Fusion was successful in three patients, two with an established pseudarthrosis.
The technique provides immediate three-column stabilization of the lumbosacral junction by means of a posterior approach, and the triangular construct potentially provides stability to the anterior column.
The technique is safe, effective, and employs instrumentation common to spine surgery. Its use in high-grade slips makes the technique more simple to perform than other methods of lumbosacral stabilization 1).
Many case-series studies of lumbosacral fusion for spondylolisthesis have been reported,
Twenty-five consecutive patients with mean age of 36.7 years underwent transdiscal fixation, and 31 other with mean age of 42.0 years to pedicle fixation were clinically and radiographically compared. Clinical assessments were performed using Oswestry Disability Index (ODI), Core Outcomes Measures Index (COMI), Short-Form 12 (SF-12), and pain visual analog scale (VAS). Radiographic spinopelvic parameters were also evaluated. The mean follow-up was 2.7 years (range 2.0-5.3).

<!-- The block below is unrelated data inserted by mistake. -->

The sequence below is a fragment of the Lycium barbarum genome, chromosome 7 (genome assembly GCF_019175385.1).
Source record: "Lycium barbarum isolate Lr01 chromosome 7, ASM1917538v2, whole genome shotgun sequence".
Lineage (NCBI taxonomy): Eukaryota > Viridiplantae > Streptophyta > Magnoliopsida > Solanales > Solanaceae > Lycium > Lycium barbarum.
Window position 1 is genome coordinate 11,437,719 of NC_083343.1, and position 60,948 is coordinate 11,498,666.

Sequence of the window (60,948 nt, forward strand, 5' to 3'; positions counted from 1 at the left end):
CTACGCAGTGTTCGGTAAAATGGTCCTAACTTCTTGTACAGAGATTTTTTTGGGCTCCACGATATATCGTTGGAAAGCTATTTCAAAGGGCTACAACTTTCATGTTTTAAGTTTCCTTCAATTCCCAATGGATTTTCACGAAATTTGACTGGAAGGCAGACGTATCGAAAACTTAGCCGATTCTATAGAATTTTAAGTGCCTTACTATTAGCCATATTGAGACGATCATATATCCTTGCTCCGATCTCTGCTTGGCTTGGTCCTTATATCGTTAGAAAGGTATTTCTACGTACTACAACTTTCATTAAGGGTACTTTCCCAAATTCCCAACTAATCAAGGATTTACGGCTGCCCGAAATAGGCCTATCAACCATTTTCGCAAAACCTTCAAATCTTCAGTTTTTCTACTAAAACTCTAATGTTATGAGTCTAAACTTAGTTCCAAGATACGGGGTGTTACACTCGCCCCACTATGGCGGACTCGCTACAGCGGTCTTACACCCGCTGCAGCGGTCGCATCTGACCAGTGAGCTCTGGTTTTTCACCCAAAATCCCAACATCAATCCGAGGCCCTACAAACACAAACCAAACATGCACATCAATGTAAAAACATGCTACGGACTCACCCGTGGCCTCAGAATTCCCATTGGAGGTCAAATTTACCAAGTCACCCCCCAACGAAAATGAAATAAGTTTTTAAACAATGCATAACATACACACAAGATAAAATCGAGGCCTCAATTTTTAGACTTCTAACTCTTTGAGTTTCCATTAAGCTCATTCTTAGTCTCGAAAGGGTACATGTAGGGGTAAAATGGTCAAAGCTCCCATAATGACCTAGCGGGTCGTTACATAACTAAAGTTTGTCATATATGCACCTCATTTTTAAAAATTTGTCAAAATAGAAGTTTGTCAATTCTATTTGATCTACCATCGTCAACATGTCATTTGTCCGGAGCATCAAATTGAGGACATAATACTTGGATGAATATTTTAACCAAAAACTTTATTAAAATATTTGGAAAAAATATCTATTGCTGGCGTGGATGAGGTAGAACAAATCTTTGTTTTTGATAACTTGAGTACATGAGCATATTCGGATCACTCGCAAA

Preoperative data were comparable between groups. Surgery time, blood loss, and hospital stay were similar between groups. At last follow-up, clinical and radiographic outcomes were significantly improved in both groups. Postoperatively, both lumbar and leg pain VAS were similar between groups, but ODI (20.2 vs. 31.6, p = 0.010), COMI (1.6 vs. 2.8, p = 0.012), and SF-12 physical (84.3 vs. 61.5, p = 0.004) and mental (81.5 vs. 69.4, p = 0.021) scores were significantly better in the transdiscal group. The neurologic complication rate was similar in both groups. There were 4 pseudoarthroses in the pedicle group, and none in the transdiscal group. : L5-S1 transdiscal screw fixation provided better functional and radiographic outcomes at medium-term than conventional pedicle fixation for high-grade spondylolisthesis, although transdiscal sacral screws are difficult to place in correct position 11).
Chell et al. report on a consecutive series of three adult patients with high-grade slippage who were treated with transvertebral pedicle fixation and standard spinal instrumentation, as both primary and revision procedures. There were no complications from the procedure, and a good outcome was achieved in all patients. The results at 4- to 8-year follow-up review are presented. This is a relatively simple and safe method of achieving spinal stabilization, which bypasses some of the problems caused by the associated anatomical distortion in high-grade spondylolisthesis and has good results at midterm follow up 12).